I was having a discussion recently with my mother about carbon. She asked if there was a difference between soil carbon and tree carbon, and then suggested I could write a column about it – thanks, Mum!
Soil carbon and tree carbon are very different things, both from an ecological aspect as well as in the carbon trading world.
Tree carbon is an estimate or measurement of the amount of carbon stored in vegetation above ground. It is the carbon in the timber.
Soil carbon is a measurement of the carbon stored within the soil. This is directly linked to the level of soil organic matter. As the organic matter portion of a soil profile increases (e.g. humus or the dark colour of soil) so does the organic carbon content. Organic carbon is about 58 per cent of organic matter.
Soils are made up of mineral matter (clay, sand, silt), pore space (for air and water/water vapour) and organic material.
The organic material can be broken down into living organisms, fresh residue (recently died roots), decomposing organic matter (old roots breaking down and dead microbes) and stabilised organic material (carbon/humus). Hard, cloddy soils are low in organic matter with shallow root systems and low levels of plant growth. You can have hard cloddy soils (low soil carbon) in areas that have plenty of trees (tree carbon).
Soils with more carbon usually feel ‘spongy’ underfoot. More soil carbon increases water infiltration, retention and nutrient availability to the plant, meaning we have better plant health, better animal health and then better human health. It really is central to all that we do in agriculture.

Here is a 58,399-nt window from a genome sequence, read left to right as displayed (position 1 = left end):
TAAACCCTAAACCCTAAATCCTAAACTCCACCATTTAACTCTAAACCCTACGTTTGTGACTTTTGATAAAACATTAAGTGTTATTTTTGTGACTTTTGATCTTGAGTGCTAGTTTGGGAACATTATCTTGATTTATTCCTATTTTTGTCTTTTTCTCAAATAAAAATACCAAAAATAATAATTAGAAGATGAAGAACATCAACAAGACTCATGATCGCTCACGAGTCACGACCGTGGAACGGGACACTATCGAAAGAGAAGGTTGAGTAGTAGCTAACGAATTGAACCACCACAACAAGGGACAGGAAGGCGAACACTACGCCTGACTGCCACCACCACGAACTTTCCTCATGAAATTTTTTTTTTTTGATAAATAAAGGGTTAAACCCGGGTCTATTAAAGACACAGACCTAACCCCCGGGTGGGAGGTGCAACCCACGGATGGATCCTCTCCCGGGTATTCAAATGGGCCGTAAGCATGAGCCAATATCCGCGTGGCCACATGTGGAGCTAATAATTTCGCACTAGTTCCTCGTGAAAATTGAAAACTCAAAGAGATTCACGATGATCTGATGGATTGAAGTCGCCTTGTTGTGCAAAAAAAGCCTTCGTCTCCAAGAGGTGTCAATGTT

The key to soil health is green leaf and living root systems at depth that interact with the soil bugs. We can influence all these with our grazing management decisions.
Nature has fine-tuned a symbiotic relationship over 375 million years whereby the plants feed the soil bugs (the bugs receive around 40pc of the sugars produced from photosynthesis) and the bugs feed the plants (by bringing nutrients to the root systems). They also increase the amount of soil carbon you have.
So, which one is better? They are both important. Soil carbon is directly linked to soil health and your productivity levels. The right balance of trees on your land increases diversity, shade, nutrient cycling, water retention and thus also contributes to soil health. Nothing in nature can be looked at in isolation.
Are you interested in learning more about soil carbon in agricultural systems? Check out the upcoming RCS Soil Solutions Workshops below or attend one of the following events delivered by Dr Terry McCosker.
Soil Carbon Sessions in Goondiwindi, QLD and Warwick QLD: 19-20 April 2021
Soil Carbon Field Day in Nimmitabel, NSW: 23 April 2021
Chief of Delivery
This article was originally published in the Queensland Country Life newspaper on the 16th March 2021.